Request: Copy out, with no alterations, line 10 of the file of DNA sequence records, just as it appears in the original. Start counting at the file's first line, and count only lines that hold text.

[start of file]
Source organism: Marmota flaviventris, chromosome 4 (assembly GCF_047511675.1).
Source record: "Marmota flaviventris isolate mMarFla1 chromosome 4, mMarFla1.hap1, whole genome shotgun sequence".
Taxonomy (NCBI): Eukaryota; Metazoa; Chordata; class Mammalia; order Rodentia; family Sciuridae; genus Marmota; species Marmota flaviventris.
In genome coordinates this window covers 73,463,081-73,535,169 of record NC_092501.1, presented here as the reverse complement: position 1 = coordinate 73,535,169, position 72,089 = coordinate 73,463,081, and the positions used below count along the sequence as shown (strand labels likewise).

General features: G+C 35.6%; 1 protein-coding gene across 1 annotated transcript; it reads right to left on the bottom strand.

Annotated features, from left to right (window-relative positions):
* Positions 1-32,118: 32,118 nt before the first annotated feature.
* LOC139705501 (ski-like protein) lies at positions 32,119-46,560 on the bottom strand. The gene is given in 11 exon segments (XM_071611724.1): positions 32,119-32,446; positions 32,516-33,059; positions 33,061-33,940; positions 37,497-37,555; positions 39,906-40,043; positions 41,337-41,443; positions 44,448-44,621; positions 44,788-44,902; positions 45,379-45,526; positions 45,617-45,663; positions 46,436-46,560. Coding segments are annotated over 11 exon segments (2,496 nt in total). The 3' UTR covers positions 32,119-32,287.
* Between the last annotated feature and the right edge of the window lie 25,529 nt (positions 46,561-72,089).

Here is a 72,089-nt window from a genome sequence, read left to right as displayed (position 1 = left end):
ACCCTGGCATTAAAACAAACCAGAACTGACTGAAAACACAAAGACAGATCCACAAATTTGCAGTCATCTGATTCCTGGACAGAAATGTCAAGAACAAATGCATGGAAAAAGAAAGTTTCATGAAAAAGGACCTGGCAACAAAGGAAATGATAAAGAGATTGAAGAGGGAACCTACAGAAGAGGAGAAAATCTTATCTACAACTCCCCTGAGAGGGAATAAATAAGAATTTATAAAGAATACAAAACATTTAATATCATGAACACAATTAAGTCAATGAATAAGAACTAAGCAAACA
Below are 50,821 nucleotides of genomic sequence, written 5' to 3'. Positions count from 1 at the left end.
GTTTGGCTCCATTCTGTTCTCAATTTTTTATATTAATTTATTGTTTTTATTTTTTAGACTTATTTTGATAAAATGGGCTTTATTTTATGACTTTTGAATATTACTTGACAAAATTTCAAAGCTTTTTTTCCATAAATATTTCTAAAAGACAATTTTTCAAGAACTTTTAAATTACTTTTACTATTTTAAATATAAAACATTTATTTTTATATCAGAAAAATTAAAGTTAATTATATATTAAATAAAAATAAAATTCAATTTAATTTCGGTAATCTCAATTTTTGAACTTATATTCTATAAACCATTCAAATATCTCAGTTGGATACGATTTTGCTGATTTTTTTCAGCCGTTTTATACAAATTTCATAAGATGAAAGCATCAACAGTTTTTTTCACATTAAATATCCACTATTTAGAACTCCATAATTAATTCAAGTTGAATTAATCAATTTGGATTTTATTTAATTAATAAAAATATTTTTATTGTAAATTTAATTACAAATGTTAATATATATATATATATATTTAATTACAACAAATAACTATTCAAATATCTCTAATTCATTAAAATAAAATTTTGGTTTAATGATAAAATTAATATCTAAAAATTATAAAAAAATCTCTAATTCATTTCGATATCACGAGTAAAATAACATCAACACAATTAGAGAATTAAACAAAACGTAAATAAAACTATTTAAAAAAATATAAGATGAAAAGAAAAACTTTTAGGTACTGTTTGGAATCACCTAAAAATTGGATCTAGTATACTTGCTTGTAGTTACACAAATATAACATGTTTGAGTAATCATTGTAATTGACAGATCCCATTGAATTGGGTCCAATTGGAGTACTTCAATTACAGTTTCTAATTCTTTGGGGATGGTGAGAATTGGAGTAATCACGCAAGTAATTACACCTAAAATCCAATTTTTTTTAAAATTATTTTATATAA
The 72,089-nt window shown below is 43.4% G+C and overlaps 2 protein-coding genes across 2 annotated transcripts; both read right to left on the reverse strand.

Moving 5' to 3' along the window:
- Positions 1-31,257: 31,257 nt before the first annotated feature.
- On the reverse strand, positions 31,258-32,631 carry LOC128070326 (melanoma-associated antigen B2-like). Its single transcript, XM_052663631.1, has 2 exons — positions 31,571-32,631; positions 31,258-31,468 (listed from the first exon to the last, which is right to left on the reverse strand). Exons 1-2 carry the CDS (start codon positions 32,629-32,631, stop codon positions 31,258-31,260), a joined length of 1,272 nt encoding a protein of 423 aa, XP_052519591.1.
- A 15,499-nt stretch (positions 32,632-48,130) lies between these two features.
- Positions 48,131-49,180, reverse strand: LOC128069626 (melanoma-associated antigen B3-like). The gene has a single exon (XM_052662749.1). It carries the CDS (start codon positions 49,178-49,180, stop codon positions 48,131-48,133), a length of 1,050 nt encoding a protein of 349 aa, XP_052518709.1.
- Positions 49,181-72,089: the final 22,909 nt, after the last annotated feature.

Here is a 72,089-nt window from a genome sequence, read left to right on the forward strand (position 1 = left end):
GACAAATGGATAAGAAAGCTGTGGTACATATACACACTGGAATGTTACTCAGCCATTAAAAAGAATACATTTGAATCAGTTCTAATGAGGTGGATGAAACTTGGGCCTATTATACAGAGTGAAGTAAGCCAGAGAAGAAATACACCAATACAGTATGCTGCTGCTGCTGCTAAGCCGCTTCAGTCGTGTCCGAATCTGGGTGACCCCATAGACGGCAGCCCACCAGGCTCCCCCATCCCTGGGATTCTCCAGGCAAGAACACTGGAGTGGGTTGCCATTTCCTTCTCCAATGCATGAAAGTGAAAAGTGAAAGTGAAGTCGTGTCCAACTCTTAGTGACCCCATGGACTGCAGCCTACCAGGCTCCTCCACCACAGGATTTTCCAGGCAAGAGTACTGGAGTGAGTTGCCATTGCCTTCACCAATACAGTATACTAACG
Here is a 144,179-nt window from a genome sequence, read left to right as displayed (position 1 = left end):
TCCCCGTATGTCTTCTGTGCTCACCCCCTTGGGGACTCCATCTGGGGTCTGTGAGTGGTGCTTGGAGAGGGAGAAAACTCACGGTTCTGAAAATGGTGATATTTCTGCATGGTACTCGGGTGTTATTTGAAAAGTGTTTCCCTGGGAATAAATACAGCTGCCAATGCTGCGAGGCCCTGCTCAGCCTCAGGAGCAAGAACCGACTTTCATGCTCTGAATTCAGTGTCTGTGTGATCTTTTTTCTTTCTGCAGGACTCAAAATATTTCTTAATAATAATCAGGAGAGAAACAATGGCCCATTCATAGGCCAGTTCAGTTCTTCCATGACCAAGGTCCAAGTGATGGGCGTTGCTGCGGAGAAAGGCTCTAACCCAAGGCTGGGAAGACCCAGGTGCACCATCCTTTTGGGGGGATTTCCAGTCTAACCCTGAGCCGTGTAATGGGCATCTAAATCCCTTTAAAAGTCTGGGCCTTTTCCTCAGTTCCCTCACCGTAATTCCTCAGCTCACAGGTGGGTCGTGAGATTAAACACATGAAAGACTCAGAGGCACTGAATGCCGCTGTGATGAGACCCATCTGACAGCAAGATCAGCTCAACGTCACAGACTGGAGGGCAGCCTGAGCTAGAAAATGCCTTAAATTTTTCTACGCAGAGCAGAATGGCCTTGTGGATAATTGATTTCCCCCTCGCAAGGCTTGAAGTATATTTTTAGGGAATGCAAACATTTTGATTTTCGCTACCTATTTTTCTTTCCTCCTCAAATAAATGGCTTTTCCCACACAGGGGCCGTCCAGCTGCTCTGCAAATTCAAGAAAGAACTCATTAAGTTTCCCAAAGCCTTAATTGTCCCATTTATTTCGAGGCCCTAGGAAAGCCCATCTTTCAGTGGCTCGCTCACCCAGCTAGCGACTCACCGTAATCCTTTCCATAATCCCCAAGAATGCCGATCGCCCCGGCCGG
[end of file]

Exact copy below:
Here is a 72,089-nt window from a genome sequence, read left to right as displayed (position 1 = left end):